Hayley Arana, 2, stands with hundreds of people and her mother Cynthia Diaz in hopes to get a passport for her mother, Tuesday, Aug. 14, 2012, in Houston. Diaz is applying for a Passport, Arana was born in the U.S., and hopes for the DREAM Act to pass so she can become a U.S. citizen. (AP Photo/Houston Chronicle, Nick de la Torre)

10 tips from a lawyer on filing a successful deferred action application

A lot has been written on deferred Action, a new program that starts on August 15, 2012 for young undocumented students in the United States.

However, few have offered any “tips” for filing a successful Dreamer application.

Applicants will find their application process will run smoother if they keep the following in mind:

1. Apply slowly. Don’t try to beat the rush and submit a partial application.

If the I-821D is denied there is no right to appeal or file a motion to reopen.

2. If you have had contact with the police in the past, do NOT apply until an attorney has seen your conviction documents (docket sheets).

3. Thoroughly document your application with the evidence requested to avoid a delay in your case due to lack of evidence.

4. Download the applications from the USCIS web site. The forms, which must be filed together, are the I-821D, I-765 and I-765 WS. They are fillable online, but must be sent in hard copy to one of the four designated USCIS Immigration Lockboxes. Visit the USCIS web site to insure you file with the Lockbox which corresponds to your address.

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5. While you’re applying, DO NOT travel outside of the U.S. after August 15, 2012! You will be inegible for the program.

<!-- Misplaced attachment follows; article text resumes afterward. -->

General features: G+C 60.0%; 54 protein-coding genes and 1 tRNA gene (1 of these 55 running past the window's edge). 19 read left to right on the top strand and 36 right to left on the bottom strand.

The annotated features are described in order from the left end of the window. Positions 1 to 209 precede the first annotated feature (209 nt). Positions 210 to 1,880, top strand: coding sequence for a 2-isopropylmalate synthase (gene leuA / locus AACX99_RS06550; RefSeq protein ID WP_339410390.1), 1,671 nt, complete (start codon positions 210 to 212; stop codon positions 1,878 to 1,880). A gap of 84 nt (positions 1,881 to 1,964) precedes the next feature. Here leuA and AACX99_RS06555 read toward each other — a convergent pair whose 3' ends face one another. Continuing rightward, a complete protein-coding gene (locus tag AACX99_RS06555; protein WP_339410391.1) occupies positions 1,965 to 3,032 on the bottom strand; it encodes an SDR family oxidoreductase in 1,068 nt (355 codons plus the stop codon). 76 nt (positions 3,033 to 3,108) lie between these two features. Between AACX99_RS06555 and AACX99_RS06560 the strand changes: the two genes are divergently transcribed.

6. Keep in mind fraud and misrepresentation can trigger a denial and result in you being placed in removal proceedings.

7. Send Immigration fees in the form of a Money Order. By doing, so you can trace the money order and ensure that the application will be processed promptly as if paid with cash.

8. Make copies of everything you submit and send the application via certified mail to confirm receipt.

9. Translate all non-English documents into English.

10. Submit proof that you arrived in the U.S. BEFORE turning 16 and have resided continuously in the U.S.  for at least 5 years as of June 15, 2007.

Deferred action is not an amnesty, it is not a Green Card. It is a work permit, renewable every two years, that will allow the applicant to get employment in the U.S., a driver’s license, and a Social Security  number.

10 tips from a lawyer on filing a successful deferred action application  dscf3583 300 dpi srgb e1344993690669 news NBC Latino News

Alma Rosa Nieto is a Los-Angeles-based expert immigration legal analyst for local and national television, radio and print.  She is a regular contributor for Telemundo television news.


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